In Springfield, Ill., last week, President Obama commemorated the ninth anniversary of his bid for the White House. He admitted that one of his "few regrets" was his inability "to reduce the polarization and the meanness in our politics."
To conservative ears, Obama's comments fell somewhere between risible and infuriating. Obama has always done his best to demonize and marginalize his opponents. Either the president honestly cannot see that or he's cynically pretending that the fault lies entirely with his critics. If only there were some way to figure out whether he's sincere.
Well, let no one say the moral arc of the universe does not bend toward second chances.
Just a few days after Obama's remarks, Supreme Court Justice Antonin Scalia died. Scalia was not only one of the more gifted writers and intellectuals to ever don the robe, he was also a founding father of the originalist counterrevolution and the elder statesman of the court's conservative wing.
So it is no wonder that conservatives should grow instantly queasy at the thought that Obama will replace him with yet another high priest of the cult of the "living Constitution."
Already, partisans are sharpening their spears for what could easily be the meanest and most-polarizing nomination battle in modern American history. It will get ugly, very ugly. Congress will grind to a halt. Interest groups will pour millions into the effort on both sides. Careers will be ruined. Public trust will plunge even deeper, if that's even possible.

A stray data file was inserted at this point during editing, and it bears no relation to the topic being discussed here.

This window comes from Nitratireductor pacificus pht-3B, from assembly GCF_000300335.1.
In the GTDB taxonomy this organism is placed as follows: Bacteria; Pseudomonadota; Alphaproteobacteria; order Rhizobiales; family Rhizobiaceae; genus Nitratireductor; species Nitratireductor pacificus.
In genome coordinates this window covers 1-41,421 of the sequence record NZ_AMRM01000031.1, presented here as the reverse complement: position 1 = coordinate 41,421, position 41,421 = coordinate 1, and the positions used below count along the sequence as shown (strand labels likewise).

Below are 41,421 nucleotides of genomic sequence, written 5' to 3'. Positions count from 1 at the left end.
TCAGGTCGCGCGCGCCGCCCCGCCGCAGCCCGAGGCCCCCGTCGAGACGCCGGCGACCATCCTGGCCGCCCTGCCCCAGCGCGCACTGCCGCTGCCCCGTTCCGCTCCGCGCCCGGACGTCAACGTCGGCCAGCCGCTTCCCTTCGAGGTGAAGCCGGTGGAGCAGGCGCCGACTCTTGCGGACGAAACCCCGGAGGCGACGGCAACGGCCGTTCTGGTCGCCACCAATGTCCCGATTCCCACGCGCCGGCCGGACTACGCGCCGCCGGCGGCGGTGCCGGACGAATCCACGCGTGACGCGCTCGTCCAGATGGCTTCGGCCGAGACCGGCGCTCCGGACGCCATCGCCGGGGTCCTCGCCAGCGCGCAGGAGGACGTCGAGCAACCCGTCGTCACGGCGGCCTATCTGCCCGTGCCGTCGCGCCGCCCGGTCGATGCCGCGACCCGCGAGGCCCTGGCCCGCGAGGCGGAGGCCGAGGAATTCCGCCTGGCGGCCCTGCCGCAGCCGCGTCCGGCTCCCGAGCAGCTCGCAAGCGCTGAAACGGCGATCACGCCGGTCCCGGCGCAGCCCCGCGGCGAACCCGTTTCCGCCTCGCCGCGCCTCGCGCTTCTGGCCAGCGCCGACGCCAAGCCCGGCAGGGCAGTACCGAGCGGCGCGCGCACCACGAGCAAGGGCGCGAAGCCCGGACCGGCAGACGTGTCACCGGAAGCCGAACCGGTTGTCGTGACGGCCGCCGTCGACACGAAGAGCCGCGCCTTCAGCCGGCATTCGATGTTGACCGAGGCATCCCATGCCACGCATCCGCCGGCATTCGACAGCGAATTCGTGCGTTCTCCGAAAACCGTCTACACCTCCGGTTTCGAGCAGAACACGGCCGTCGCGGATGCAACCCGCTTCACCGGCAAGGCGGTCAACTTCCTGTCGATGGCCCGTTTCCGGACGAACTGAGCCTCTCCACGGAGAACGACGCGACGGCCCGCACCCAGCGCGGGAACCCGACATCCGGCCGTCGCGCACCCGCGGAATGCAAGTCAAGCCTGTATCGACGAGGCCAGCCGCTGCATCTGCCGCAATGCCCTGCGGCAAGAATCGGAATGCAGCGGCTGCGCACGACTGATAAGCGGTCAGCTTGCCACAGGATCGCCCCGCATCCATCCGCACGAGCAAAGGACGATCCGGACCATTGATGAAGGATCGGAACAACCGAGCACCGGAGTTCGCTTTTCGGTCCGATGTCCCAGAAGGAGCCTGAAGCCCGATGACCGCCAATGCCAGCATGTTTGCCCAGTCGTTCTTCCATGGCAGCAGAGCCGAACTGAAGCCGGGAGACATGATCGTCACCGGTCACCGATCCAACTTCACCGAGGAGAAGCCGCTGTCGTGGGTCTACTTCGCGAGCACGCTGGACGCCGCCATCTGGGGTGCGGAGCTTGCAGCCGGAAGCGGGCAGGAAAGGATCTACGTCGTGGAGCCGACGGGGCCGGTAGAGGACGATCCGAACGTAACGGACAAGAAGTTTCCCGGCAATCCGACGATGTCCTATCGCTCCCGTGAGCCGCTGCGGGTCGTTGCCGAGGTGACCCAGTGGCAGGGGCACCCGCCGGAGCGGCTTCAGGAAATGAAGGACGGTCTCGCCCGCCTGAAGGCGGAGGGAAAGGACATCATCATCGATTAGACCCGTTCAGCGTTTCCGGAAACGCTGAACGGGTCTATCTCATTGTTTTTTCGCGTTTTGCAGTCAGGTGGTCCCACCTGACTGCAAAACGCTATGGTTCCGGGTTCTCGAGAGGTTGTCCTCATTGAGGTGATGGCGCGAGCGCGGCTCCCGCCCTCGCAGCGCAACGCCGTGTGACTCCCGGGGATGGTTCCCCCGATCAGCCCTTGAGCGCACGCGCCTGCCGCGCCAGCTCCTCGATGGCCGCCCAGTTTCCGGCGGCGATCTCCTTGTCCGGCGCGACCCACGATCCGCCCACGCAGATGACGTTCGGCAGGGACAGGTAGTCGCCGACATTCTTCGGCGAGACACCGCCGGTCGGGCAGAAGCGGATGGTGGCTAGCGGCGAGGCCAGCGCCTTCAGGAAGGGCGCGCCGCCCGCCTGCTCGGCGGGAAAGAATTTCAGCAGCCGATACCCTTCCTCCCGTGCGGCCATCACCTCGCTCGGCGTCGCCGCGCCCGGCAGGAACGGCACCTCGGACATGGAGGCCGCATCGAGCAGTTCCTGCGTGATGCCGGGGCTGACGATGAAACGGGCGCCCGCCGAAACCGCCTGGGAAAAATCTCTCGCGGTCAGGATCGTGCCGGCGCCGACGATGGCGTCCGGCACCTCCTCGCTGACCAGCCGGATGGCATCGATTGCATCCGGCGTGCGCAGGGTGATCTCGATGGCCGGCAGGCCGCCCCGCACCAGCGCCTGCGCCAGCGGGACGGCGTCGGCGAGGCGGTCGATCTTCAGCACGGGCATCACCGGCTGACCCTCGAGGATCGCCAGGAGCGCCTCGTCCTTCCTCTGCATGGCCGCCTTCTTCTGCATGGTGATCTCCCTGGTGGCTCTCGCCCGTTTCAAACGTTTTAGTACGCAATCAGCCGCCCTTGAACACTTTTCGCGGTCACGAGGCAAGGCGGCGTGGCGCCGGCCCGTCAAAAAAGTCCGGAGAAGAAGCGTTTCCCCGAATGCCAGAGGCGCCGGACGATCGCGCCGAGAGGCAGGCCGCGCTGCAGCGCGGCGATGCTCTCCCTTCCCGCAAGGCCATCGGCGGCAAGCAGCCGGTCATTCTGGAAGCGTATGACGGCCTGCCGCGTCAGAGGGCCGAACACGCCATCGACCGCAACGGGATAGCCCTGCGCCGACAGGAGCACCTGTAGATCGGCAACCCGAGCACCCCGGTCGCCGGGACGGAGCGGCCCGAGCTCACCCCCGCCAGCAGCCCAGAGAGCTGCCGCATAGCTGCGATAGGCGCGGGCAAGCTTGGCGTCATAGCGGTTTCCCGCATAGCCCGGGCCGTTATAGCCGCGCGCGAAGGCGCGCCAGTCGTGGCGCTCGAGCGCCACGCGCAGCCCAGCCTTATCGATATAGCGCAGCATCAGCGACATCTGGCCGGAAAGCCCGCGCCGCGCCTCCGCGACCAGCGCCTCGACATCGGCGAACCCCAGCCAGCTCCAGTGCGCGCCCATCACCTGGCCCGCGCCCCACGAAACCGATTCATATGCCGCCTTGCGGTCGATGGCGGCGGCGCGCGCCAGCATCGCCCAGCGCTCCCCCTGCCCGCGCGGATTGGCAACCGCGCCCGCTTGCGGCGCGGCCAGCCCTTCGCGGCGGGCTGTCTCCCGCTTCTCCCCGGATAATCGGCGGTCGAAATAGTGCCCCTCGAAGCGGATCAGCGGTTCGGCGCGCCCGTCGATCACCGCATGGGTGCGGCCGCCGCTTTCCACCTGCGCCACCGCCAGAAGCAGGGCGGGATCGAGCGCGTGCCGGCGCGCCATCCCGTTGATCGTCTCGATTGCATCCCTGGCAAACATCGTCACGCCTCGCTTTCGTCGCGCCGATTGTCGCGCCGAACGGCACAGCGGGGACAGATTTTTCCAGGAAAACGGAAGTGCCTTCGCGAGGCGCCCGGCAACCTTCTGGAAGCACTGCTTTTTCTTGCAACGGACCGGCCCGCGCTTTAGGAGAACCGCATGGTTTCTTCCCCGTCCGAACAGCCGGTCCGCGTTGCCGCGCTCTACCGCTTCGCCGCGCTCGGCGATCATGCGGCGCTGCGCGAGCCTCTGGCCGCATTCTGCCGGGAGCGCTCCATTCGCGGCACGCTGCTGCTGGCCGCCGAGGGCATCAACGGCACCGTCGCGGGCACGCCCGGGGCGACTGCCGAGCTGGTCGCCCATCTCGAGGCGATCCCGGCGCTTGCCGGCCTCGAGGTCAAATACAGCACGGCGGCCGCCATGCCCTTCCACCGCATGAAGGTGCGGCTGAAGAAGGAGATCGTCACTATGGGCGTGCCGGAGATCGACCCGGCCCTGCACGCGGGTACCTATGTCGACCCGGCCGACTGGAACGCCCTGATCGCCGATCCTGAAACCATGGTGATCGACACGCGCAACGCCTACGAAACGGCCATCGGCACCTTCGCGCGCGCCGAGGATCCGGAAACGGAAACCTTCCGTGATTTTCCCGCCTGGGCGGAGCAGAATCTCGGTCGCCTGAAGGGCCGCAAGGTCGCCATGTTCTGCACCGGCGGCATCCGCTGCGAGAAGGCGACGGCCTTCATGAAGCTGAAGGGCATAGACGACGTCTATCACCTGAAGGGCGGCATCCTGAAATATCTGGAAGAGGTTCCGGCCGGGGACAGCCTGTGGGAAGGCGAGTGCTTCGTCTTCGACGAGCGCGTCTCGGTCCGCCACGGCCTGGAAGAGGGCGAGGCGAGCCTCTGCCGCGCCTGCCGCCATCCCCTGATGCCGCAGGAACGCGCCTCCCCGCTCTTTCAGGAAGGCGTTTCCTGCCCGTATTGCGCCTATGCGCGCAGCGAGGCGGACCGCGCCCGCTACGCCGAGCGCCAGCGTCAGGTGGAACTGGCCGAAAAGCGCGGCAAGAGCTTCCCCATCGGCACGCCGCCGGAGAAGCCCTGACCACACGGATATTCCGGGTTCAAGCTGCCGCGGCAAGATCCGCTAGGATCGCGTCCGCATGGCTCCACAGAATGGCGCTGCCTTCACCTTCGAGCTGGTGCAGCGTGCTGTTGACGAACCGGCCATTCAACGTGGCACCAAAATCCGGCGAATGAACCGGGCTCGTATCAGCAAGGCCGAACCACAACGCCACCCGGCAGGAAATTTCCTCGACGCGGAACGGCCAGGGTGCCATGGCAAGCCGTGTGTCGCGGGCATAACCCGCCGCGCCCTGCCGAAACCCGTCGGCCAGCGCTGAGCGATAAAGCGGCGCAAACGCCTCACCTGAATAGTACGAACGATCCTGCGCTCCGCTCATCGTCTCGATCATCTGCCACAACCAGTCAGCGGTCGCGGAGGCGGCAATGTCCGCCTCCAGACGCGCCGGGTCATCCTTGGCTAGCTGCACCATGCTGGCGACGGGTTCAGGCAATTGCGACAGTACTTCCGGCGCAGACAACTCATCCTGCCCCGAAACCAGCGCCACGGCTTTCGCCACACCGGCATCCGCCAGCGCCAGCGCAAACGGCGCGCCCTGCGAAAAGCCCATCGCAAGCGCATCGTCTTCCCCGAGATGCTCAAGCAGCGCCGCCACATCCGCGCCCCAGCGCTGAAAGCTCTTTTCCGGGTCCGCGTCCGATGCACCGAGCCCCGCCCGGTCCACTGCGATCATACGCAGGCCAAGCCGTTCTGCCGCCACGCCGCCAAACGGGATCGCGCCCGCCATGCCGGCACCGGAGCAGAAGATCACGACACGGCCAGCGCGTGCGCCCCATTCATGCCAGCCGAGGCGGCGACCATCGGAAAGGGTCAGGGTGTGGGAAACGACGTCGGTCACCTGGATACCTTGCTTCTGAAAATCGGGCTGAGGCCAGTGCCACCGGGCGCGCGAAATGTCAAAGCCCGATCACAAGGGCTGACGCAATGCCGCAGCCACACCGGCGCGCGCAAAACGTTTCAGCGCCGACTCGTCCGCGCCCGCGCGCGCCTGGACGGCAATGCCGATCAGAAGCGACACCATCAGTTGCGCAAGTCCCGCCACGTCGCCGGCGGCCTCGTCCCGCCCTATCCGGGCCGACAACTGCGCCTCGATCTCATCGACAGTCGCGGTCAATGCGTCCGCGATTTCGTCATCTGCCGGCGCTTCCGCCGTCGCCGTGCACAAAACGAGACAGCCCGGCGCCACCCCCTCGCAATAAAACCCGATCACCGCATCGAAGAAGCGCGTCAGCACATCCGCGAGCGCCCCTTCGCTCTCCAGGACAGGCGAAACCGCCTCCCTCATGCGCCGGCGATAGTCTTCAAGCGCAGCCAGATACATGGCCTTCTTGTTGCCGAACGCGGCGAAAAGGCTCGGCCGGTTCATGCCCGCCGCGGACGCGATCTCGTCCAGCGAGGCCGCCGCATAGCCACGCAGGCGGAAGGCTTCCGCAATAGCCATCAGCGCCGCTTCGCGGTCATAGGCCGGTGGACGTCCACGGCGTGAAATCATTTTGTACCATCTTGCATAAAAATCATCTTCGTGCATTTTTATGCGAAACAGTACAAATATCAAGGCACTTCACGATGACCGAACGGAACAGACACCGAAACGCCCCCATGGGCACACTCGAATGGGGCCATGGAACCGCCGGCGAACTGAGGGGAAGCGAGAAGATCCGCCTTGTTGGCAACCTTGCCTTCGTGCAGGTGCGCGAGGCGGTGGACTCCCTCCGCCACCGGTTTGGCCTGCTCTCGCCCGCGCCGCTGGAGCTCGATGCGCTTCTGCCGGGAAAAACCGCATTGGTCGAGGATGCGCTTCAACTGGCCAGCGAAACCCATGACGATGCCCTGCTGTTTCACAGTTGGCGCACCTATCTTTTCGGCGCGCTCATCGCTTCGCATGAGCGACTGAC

Some commentators have already moved to DEFCON 1. Within 48 hours of the news that Senate Majority Leader Mitch McConnell would block any nominee Obama sent his way, New York Times editorial writer Brent Staples opined on Twitter, "In a nation built on slavery, white men propose denying the first black president his Constitutional right to name Supreme Court nominee." Never mind that this would be Obama's third such appointment; Staples' tweet is but a drop in the river of poison to come.
Obama could prevent all this strife. He could say that he will leave this appointment up to his successor. Or he could appoint a conservative during the Senate recess (Sen. Ted Cruz, anyone?) who would serve only until the end of the following session. That would preserve the power balance on the court for the time being.
Such diplomacy would go a long way to reduce — or at least prevent — further polarization and meanness in our politics.
Chances Obama will go this route? Zero. Instead he'll pick a liberal whom he'll call a moderate and insist on an up-or-down vote.
And I don't blame him. If I were president, I would seize the opportunity to appoint a like-minded justice. So would pretty much any Republican or any other Democratic president. On the other hand, I don't fetishize bipartisanship and unity the way Obama does — if only rhetorically.
Republicans arguably erred when they implied that Obama shouldn't name a replacement for Scalia. The president has every right to do so. And the Senate has every right to withhold its consent. It's really as simple as that.
On the Democratic side, some are claiming that the GOP would be violating a sacred and inviolable norm by preventing another Obama appointee. That's ridiculous on its face. Democrats have been blowing up the appointment process piecemeal since they turned Judge Robert Bork's last name into a verb back in 1987.
As my National Review colleague Jim Geraghty has pointed out, Sen. Charles E. Schumer (D-N.Y.) gave a blistering speech in 2007 vowing to do everything he could to prevent President George W. Bush from appointing any more conservatives to the bench. Schumer said John G. Roberts Jr. and Samuel A. Alito Jr. were quite enough for one president. Switch the names in that speech from Roberts, Alito and Bush to Elena Kagan, Sonia Sotomayor and Obama and you have McConnell's position now.
Any claim that Republicans are the first to break the peace is as absurd as the suggestion that Obama is blameless for the polarization and meanness in our